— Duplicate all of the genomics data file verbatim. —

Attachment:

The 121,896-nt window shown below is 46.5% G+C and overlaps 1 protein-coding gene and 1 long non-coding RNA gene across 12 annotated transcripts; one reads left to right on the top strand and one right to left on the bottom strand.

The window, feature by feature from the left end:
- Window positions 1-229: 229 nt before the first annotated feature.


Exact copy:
The 121,896-nt window shown below is 46.5% G+C and overlaps 1 protein-coding gene and 1 long non-coding RNA gene across 12 annotated transcripts; one reads left to right on the top strand and one right to left on the bottom strand.

The window, feature by feature from the left end:
- Window positions 1-229: 229 nt before the first annotated feature.